3. Garcia
      April 19th, 2007 | 9:46 am

      Bailey, I have to disagree. I don’t think he’s anywhere near a three and all he’ll ever be is a five, at best a 4. I didn’t think the Indians were patient at all. With a lineup like the Mets, Red Sox, O’s, etc, then he’ll have some rough outings. That’s not what a three does for you.

    4. April 19th, 2007 | 10:18 am

      ~~~I don’t think he’s anywhere near a three and all he’ll ever be is a five, at best a 4. ~~~

      I concur. I still can’t believe the length of the contract that the Yankees gave this guy.

      It’s like signing Dave LaPoint to a 5-year deal.

    5. MJ
      April 19th, 2007 | 10:33 am

      I might be wrong here but I think the Yanks signed Igawa to a $26M deal. For $5M/season you don’t think he’s a valuable investment as a potential #4/#5 starter? The Yanks were paying more to Jaret Wright to be a #5 and he was dreadful in that role. You really don’t think Igawa can be better than Wright for $2M less? Plus, aren’t we a bit quick to judge Igawa after only a few starts? There’s no reason to believe that he can’t adapt a slightly different style in the big leagues with the proper coaching and time for adjustment. Wright was what he was for a whole decade…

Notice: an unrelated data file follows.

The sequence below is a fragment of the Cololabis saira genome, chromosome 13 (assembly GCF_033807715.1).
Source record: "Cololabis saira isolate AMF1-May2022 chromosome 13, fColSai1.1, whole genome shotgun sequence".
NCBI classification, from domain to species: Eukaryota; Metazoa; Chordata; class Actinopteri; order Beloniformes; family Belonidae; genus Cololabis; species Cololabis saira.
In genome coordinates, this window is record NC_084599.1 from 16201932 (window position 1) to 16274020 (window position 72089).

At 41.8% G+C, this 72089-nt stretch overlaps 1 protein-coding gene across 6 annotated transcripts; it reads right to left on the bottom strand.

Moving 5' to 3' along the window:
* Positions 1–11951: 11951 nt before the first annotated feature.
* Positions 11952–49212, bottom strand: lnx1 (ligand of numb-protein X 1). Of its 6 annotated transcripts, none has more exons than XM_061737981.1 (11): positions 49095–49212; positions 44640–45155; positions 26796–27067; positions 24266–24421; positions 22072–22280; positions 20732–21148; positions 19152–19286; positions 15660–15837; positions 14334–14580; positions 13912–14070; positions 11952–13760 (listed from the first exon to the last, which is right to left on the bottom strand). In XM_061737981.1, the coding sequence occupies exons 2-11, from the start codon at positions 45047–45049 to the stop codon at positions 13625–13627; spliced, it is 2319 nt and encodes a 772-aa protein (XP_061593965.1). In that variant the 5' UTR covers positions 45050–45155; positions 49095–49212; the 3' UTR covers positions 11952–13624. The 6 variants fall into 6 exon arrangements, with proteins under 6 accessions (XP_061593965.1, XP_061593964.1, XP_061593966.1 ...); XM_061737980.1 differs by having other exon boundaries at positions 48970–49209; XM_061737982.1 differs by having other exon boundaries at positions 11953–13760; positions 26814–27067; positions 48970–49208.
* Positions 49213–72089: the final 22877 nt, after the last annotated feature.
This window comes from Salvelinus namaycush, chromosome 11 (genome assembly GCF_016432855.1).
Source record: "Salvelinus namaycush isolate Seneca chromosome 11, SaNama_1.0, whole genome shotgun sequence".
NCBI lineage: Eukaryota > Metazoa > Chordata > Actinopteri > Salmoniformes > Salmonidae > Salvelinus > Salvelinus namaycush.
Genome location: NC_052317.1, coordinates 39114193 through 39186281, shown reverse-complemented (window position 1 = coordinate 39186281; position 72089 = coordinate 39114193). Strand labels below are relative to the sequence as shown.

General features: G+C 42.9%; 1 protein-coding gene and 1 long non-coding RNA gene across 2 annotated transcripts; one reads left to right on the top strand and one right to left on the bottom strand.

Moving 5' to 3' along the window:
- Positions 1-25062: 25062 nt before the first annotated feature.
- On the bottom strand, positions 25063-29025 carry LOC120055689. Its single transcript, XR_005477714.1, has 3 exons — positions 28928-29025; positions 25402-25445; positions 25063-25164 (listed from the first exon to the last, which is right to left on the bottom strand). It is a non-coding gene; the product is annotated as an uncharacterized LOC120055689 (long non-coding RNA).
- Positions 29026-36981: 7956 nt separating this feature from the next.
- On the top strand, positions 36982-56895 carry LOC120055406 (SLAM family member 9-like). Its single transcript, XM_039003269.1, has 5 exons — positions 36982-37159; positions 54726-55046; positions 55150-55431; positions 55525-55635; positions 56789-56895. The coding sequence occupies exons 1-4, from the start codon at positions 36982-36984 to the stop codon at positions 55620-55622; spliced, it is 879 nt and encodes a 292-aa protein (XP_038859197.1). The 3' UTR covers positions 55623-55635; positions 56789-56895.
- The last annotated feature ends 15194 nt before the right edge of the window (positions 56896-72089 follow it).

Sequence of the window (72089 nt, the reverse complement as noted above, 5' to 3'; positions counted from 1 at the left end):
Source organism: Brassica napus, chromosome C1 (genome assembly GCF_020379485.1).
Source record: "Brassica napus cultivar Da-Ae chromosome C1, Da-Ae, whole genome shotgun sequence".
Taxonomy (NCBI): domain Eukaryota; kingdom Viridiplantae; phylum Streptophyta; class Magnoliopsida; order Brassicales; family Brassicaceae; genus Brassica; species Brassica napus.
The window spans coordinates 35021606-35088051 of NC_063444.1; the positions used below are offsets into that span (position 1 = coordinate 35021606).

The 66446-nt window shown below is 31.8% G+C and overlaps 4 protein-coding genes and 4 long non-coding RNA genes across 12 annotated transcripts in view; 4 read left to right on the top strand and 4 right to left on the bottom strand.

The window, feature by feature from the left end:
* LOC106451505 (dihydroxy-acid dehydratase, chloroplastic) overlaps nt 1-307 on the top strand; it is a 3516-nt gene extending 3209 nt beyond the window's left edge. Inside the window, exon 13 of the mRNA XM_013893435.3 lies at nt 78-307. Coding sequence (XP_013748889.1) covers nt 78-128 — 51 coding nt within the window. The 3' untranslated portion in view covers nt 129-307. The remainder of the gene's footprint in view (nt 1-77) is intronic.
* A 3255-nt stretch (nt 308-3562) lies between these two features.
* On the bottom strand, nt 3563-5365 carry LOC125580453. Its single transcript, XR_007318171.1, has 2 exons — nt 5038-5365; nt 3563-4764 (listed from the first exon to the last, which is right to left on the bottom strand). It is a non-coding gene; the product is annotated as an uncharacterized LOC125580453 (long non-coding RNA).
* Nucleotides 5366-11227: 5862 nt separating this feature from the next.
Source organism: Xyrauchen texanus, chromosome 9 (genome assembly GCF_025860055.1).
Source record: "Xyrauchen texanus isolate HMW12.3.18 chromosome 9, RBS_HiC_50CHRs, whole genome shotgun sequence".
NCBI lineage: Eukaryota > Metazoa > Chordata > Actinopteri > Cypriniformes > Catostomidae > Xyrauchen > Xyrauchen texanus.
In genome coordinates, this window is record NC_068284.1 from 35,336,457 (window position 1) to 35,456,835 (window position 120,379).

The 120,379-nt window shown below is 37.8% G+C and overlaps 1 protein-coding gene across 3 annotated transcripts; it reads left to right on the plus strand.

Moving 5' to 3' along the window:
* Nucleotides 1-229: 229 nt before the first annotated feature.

6. baileywalk
      April 19th, 2007 | 10:38 am

      I said an “almost-three” — not quite a three, but better than a four.

      I think Igawa can (potentially) give you innings and strike people out — two things people value quite a bit in pitchers.

      The bottom line for me on Igawa is that he came here totally UNDER-hyped. He was said to have an 85 mph fastball, which turns out not to be true (he’s around 88-90, with good late life). He was said to not have a third pitch, which is also not true (he has the change we heard about, but also a good curve and he has a decent slider).

      I wasn’t for this signing at all, and it’s still early, but he’s definitely better than I had hoped for.

      And Dave LaPoint? Damn, you really DON’T like this guy, huh, Steve? Tell you what, though — I’ll take Dave LaPoint’s totals from 1998 for Igawa (with a few more strikeouts).